Assign critical essays regarding readings from course texts
When my students complete reading assignments regarding the mathematics they are studying, one outcome is that they learn more and are more engaged in class. However, like many other teachers, I’ve found it difficult to motivate students to regularly read their course texts. The most effective tool I have to address this is to assign short essays regarding reading assignments. Typically these are two to three pages long, and require students to critically analyze/review a section of their text. I instruct students to think of their essays as being similar to a book or movie review, where they have to highlight both the strengths and weaknesses of the reading, and justify their critical commentary.
I give an assignment of this type several times per semester, and try to have the essays focus on the most important topics in each course. The general result of this assignment is that engaged students who are already reading are more focused and retain more from the texts, while disengaged students who ordinarily would rarely open the book are forced to at least complete a reasonable skim through the material while writing their essay. In general, I’ve found that the result of assigning critical essays is that all students get more from the readings than they otherwise would have. To keep the grading of these essays consistent, I use a grading rubric for mathematical writing that I have developed . An interesting side effect of assigning these essays is that it provides me a window into how the students are thinking about the ideas under consideration, which allows me to be more responsive regarding specific issues that students are struggling with.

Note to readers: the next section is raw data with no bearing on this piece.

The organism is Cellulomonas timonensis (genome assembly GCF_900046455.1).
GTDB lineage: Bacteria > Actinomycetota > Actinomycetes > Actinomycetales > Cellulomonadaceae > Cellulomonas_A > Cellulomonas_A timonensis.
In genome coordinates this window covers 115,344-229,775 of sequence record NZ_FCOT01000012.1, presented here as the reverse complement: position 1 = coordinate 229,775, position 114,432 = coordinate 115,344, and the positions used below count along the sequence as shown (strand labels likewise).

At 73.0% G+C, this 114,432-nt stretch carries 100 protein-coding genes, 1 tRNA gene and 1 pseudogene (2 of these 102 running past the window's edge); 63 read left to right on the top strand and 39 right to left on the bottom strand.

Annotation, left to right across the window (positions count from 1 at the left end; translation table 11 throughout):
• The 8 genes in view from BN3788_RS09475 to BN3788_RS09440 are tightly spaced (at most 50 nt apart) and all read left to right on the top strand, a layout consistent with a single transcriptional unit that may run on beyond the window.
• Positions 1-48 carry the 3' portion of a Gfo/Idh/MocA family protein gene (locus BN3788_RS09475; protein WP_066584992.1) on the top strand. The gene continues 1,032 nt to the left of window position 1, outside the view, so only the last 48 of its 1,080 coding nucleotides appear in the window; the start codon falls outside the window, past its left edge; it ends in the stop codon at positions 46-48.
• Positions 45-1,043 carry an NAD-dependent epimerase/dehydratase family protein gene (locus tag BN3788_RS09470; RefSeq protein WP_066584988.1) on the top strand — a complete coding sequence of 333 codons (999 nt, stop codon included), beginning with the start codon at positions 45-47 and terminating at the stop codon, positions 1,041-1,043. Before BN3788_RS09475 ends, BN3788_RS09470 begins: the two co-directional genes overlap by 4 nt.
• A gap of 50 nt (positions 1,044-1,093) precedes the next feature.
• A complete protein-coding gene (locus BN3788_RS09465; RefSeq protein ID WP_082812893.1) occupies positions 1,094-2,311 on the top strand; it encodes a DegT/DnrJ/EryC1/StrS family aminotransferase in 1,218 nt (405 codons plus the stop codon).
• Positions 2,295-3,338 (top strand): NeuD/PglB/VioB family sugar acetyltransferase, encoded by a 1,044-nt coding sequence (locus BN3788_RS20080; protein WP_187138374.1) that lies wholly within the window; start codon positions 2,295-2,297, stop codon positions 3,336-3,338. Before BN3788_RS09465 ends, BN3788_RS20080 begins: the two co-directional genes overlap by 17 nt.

Marrongelle, Karen and Rasmussen, Chris. Meeting New Teaching Challenges: Teaching Strategies that Mediate between All Lecture and All Student Discovery. Making the Connection: Research and Teaching in Undergraduate Mathematics Education. Carlson, Marilyn P. and Rasmussen, Chris, eds. MAA Notes #73, 2008. pp 167-177.
 Braun, Benjamin. Personal, Expository, Critical, and Creative: Using Writing in Mathematics Courses. To appear in PRIMUS: Problems, Resources, and Issues in Mathematics Undergraduate Studies. Special Issue on Writing and Editing in the Mathematics Curriculum: Part I, 2014. http://dx.doi.org/10.1080/10511970.2013.843626